In January, Pratt & Whitney achieved a major milestone in its campaign to become a certified supplier of spares for CFM International’s CFM56-3 turbofans when it ran the first engine test containing parts it had re-engineered and manufactured. The event marked one of the final steps toward certification and delivery of the first P&W-manufactured CFM56-3 parts to the ground-breaking service’s launch customer, United Airlines.
CFM International, the engine manufacturing joint venture between General Electric and Snecma of France, is forging ahead with a range of advanced engine studies as part of its leading edge aviation propulsion (LEAP56) program.
CFM International has announced that New Delhi, India, will be the location for the company’s fourth aircraft engine maintenance training school. It is slated to open in 2010.
Brian Rowe, former head of GE Aviation, died February 22. He was 75. Rowe joined GE in 1957 and later led the CF6 engine program. He was named head of GE Aviation in 1979. Rowe launched the CF34 turbofan for business and regional jets, the F110 for the F-16 fighter and the CF6-80C2, which powers the Airbus A300/A300-600/A310 series, the Boeing 747-300/400, MD-11 and Lockheed Martin C-5.
Snecma, the leading French aerospace engine and equipment-manufacturing group is no more. A series of moves has transformed it from the government-controlled producer of the successful CFM aircraft engines with General Electric of the U.S. into a private undertaking that last month merged with telecommunications group Sagem to form Safran.
Boeing’s ability to use the same engine for the 737-900ER as it uses on the standard -900 undoubtedly helped the company justify its investment in the project, but that doesn’t mean the newest 737 won’t benefit from new powerplant technology.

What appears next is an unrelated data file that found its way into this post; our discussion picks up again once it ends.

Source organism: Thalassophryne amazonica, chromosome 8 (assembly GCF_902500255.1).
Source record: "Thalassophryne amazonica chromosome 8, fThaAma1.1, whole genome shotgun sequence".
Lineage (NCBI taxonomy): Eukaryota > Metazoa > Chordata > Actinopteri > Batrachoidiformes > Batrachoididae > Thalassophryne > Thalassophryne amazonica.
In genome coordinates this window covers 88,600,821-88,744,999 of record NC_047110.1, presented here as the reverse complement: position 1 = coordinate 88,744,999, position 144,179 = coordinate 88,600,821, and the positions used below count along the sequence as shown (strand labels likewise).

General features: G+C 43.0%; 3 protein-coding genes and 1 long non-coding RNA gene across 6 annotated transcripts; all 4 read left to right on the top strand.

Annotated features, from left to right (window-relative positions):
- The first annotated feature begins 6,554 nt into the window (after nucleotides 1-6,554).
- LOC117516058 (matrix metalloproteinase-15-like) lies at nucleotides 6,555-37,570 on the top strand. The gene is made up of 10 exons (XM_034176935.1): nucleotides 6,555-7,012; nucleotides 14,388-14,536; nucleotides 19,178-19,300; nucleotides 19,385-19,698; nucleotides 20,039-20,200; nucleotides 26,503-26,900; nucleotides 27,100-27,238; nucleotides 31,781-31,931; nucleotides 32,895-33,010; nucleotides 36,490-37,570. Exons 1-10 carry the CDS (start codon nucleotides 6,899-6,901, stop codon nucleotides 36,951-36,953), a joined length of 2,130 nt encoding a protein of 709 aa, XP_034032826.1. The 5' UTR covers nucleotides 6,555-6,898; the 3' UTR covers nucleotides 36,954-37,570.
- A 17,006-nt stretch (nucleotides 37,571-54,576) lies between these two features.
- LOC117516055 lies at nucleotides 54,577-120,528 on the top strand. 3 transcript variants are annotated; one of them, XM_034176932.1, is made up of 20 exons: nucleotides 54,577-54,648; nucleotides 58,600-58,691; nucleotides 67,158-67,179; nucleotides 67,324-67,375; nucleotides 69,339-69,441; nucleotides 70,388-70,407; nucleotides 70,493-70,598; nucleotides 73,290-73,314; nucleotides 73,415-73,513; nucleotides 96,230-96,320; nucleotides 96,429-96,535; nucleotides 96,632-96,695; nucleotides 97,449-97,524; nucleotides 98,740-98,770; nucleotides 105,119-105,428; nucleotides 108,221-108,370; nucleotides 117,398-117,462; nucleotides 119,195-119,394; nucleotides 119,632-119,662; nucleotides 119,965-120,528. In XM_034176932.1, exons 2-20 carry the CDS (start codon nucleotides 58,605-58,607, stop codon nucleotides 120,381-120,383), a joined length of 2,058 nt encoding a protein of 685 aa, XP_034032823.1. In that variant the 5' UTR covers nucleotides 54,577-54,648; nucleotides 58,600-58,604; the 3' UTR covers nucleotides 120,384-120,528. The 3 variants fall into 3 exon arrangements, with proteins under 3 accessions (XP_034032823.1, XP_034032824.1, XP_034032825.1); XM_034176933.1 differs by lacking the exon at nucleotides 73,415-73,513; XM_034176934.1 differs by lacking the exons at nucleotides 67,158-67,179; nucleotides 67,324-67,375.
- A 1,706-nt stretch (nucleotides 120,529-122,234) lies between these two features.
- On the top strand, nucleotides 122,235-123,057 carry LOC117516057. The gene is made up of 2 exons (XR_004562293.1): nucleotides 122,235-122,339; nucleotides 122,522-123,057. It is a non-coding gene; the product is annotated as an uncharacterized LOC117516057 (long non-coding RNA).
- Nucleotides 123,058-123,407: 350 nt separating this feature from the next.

CFM International is on track to offer major performance and emissions improvements to operators of the CFM56 following completion of an extensive flight test program of its Tech Insertion package. Based on developments from the Project Tech56 program, the upgrade will provide Boeing 737 and Airbus A320 operators with longer time on wing, 5 percent lower maintenance costs and up to 20 percent lower emissions of oxides of nitrogen.
Sichuan Snecma Aero-engine Maintenance Co. (SSAMC), a joint venture between Snecma Services, Air China and Willis Lease Finance Corp., has signed an exclusive 20-year maintenance, repair and overhaul agreement to service CFM56-5B and -7B engines powering Air China’s growing fleet of 160 aircraft.
CFM International predicts a huge demand over the next 20 years for up to 30,000 engines to power single-aisle aircraft as China, India, Latin America and Russia increase their fleet densities to the levels of western countries.
Engine manufacturers are enjoying the boom in civil aircraft sales as much as other suppliers, but this does not mean the battle for orders is any less tough. The pace set by CFM International last year, when the 50/50 General Electric/Snecma partnership sold a record 1,640 engines, seems likely to continue this year.